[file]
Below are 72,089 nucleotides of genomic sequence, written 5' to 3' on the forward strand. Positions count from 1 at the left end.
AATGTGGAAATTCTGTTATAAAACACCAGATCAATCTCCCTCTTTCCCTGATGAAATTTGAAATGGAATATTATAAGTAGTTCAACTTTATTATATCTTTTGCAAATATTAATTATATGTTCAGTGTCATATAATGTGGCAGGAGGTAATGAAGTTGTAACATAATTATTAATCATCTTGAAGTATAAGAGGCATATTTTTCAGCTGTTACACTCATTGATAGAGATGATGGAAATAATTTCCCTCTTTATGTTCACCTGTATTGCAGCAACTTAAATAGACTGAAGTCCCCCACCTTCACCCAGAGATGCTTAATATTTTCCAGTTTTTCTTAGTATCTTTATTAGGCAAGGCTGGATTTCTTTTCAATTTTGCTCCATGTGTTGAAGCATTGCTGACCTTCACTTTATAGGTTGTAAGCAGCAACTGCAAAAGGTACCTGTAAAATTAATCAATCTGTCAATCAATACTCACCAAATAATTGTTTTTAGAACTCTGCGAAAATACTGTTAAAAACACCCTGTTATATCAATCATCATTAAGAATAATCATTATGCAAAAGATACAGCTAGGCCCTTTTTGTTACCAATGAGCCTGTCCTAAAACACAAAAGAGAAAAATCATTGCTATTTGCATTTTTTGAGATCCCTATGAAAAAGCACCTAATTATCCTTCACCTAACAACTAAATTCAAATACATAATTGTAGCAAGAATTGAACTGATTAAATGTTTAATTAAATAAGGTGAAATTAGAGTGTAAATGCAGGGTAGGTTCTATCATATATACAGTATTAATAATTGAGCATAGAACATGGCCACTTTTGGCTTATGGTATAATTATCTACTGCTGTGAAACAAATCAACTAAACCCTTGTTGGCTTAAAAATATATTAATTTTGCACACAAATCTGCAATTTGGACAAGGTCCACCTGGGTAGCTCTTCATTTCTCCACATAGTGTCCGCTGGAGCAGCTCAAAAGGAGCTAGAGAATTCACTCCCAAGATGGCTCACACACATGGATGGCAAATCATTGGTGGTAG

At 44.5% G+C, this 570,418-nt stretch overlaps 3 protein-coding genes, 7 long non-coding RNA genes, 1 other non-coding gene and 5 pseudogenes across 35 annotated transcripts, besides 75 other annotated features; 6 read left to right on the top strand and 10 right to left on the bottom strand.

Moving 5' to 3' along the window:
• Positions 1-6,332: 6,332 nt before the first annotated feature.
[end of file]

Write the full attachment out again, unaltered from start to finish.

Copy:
Below are 72,089 nucleotides of genomic sequence, written 5' to 3' on the forward strand. Positions count from 1 at the left end.
AATGTGGAAATTCTGTTATAAAACACCAGATCAATCTCCCTCTTTCCCTGATGAAATTTGAAATGGAATATTATAAGTAGTTCAACTTTATTATATCTTTTGCAAATATTAATTATATGTTCAGTGTCATATAATGTGGCAGGAGGTAATGAAGTTGTAACATAATTATTAATCATCTTGAAGTATAAGAGGCATATTTTTCAGCTGTTACACTCATTGATAGAGATGATGGAAATAATTTCCCTCTTTATGTTCACCTGTATTGCAGCAACTTAAATAGACTGAAGTCCCCCACCTTCACCCAGAGATGCTTAATATTTTCCAGTTTTTCTTAGTATCTTTATTAGGCAAGGCTGGATTTCTTTTCAATTTTGCTCCATGTGTTGAAGCATTGCTGACCTTCACTTTATAGGTTGTAAGCAGCAACTGCAAAAGGTACCTGTAAAATTAATCAATCTGTCAATCAATACTCACCAAATAATTGTTTTTAGAACTCTGCGAAAATACTGTTAAAAACACCCTGTTATATCAATCATCATTAAGAATAATCATTATGCAAAAGATACAGCTAGGCCCTTTTTGTTACCAATGAGCCTGTCCTAAAACACAAAAGAGAAAAATCATTGCTATTTGCATTTTTTGAGATCCCTATGAAAAAGCACCTAATTATCCTTCACCTAACAACTAAATTCAAATACATAATTGTAGCAAGAATTGAACTGATTAAATGTTTAATTAAATAAGGTGAAATTAGAGTGTAAATGCAGGGTAGGTTCTATCATATATACAGTATTAATAATTGAGCATAGAACATGGCCACTTTTGGCTTATGGTATAATTATCTACTGCTGTGAAACAAATCAACTAAACCCTTGTTGGCTTAAAAATATATTAATTTTGCACACAAATCTGCAATTTGGACAAGGTCCACCTGGGTAGCTCTTCATTTCTCCACATAGTGTCCGCTGGAGCAGCTCAAAAGGAGCTAGAGAATTCACTCCCAAGATGGCTCACACACATGGATGGCAAATCATTGGTGGTAG

At 44.5% G+C, this 570,418-nt stretch overlaps 3 protein-coding genes, 7 long non-coding RNA genes, 1 other non-coding gene and 5 pseudogenes across 35 annotated transcripts, besides 75 other annotated features; 6 read left to right on the top strand and 10 right to left on the bottom strand.

Moving 5' to 3' along the window:
• Positions 1-6,332: 6,332 nt before the first annotated feature.